A couple days ago, the FBI reported that it had obtained an audio recording of Michael Brown’s murder by Officer Darren Wilson. This stunning evidence was delivered into the hands of the Bureau by unnamed man living in an apartment near the shooting.
It just so happens that at the time, the man was recording a video message for a friend, and the app recorded the sounds of either 10 or 11 shots (recent analysis says 10) fired during the encounter.
The man, not recognizing the gunfire for what it was until afterward, continued in his affectionate conversation until he went out to check on the source of the noise. But you can clearly hear the shots, coming in roughly two groups:
One..Two…Three Four Five Six…(three second pause)…Seven..Eight…Nine Ten
It was likely during this time that Michael Brown turned around, Wilson stopped pursuing, and deliberately readjusted his aim to hit Brown square in the head as he was falling.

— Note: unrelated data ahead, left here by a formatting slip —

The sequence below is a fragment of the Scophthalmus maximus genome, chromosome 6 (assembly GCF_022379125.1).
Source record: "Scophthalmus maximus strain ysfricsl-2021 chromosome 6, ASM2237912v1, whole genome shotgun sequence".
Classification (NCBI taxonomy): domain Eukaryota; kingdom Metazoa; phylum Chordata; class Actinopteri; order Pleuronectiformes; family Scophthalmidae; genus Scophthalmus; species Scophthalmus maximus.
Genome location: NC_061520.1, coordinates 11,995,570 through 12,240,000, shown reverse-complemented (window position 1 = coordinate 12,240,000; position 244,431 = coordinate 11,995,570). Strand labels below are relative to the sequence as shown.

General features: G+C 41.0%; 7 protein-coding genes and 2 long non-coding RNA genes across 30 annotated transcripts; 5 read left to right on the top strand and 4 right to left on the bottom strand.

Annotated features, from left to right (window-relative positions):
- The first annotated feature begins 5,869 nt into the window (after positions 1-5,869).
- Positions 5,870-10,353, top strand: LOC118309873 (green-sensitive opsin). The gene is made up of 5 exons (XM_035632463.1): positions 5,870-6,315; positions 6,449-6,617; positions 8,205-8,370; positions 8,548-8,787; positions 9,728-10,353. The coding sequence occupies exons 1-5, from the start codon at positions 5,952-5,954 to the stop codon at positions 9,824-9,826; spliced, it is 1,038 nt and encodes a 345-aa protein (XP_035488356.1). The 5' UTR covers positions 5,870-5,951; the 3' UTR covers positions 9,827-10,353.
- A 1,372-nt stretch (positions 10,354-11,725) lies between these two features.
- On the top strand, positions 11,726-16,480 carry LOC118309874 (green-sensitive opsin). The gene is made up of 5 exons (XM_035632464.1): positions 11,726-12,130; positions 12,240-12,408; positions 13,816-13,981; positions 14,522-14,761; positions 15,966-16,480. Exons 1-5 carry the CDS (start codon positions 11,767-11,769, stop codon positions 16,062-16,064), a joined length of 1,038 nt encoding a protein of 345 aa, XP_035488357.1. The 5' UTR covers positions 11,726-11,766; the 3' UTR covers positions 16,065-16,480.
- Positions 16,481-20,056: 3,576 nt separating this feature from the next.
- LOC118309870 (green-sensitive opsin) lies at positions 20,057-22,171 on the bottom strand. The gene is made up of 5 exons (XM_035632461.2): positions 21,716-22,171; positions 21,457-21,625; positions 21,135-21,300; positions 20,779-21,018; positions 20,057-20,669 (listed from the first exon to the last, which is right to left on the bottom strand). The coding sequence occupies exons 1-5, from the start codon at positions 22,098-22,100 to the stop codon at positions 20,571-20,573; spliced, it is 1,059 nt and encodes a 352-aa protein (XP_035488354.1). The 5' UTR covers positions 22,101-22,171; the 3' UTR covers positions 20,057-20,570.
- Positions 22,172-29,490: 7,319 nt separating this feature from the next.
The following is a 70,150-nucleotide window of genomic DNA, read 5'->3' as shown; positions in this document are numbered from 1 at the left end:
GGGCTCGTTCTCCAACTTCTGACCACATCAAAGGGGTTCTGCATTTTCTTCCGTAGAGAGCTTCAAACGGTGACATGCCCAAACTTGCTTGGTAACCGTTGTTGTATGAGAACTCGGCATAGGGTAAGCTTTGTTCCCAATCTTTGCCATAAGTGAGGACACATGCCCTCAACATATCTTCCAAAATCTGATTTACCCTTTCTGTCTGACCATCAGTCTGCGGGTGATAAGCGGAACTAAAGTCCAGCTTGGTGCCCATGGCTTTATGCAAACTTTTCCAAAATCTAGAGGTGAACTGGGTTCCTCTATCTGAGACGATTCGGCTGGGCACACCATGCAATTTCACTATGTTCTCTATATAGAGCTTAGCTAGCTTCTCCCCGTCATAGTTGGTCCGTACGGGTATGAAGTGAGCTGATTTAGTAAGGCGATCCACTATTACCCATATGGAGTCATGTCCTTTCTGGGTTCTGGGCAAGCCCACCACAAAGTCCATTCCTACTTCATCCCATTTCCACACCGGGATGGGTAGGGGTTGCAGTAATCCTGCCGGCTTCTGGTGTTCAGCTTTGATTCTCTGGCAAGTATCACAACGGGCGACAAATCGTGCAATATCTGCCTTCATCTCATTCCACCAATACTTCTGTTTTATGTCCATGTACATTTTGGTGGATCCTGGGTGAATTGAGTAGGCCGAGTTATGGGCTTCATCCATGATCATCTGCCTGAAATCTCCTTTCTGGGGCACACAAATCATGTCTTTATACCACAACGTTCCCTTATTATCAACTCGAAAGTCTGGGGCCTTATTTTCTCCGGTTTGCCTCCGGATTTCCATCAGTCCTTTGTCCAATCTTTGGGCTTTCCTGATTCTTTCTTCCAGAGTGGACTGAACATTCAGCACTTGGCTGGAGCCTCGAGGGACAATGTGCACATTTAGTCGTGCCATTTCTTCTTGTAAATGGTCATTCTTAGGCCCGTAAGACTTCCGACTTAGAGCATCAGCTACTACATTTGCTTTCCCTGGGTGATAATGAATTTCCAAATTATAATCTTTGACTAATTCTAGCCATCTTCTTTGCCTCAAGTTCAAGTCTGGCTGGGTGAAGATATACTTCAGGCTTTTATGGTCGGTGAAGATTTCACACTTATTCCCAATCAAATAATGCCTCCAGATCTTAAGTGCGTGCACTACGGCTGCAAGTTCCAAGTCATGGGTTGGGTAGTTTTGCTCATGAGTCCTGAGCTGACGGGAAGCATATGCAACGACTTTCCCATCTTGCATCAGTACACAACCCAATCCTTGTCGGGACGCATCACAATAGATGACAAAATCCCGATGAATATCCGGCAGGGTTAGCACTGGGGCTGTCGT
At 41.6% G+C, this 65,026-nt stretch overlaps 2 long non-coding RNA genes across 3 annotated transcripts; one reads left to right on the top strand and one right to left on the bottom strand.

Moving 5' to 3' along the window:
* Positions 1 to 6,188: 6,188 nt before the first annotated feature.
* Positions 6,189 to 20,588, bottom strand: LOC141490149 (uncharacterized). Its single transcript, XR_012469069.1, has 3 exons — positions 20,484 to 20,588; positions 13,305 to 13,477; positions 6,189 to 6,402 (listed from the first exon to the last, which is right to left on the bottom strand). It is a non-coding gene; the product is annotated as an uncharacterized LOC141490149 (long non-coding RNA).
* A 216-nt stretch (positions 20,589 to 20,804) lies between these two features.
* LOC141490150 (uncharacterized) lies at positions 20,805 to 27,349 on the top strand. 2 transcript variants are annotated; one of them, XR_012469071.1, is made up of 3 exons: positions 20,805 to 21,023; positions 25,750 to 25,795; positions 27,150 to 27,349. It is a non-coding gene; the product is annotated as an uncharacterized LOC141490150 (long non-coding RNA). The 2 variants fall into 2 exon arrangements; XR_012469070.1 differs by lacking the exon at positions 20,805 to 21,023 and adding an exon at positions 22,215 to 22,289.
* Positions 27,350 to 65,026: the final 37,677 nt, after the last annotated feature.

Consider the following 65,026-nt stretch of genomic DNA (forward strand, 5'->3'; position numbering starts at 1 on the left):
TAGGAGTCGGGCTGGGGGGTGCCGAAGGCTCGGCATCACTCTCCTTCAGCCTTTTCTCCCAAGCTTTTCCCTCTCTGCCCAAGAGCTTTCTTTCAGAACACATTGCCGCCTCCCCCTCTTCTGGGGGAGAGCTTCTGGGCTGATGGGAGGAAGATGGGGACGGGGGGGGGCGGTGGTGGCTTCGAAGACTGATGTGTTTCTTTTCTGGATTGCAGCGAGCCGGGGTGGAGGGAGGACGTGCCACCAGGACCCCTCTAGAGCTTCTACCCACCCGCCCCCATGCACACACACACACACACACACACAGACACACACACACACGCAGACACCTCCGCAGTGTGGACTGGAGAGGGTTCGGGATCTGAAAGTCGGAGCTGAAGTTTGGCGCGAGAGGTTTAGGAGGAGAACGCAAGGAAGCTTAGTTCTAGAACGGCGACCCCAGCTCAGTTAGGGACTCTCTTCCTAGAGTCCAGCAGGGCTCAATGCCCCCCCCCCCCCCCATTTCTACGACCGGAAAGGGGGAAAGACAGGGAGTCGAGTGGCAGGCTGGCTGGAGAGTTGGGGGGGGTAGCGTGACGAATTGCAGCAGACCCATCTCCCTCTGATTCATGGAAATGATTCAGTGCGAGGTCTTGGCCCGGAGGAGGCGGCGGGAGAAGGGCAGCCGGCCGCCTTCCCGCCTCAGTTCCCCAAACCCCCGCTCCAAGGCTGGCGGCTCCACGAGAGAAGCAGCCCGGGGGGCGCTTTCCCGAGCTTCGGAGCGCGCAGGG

Those familiar with guns and pistols in particular know that firing a pistol repeatedly as Wilson does on shots three through six causes the gun’s barrel to rise; this forces the shooter to pause for a moment to lower the barrel and reacquire the target. These “tracking” pauses each indicate a target reacquisition; every time you hear one, Wilson is adjusting his aim.
Note the reacquisition pause just before the last two bullets are fired — the two bullets that went through Brown’s head, killing him.
Coup de gras shots to the head = Instant Murder Conviction in any state in the Union.
The audio was confirmed to have been recorded at or near the time Brown was murdered by the video chat app’s developers, Glide. This authentication by Glide makes the audio evidence de facto admissible as evidence in court…the final nails in Wilson’s coffin.
The final ten nails, that is.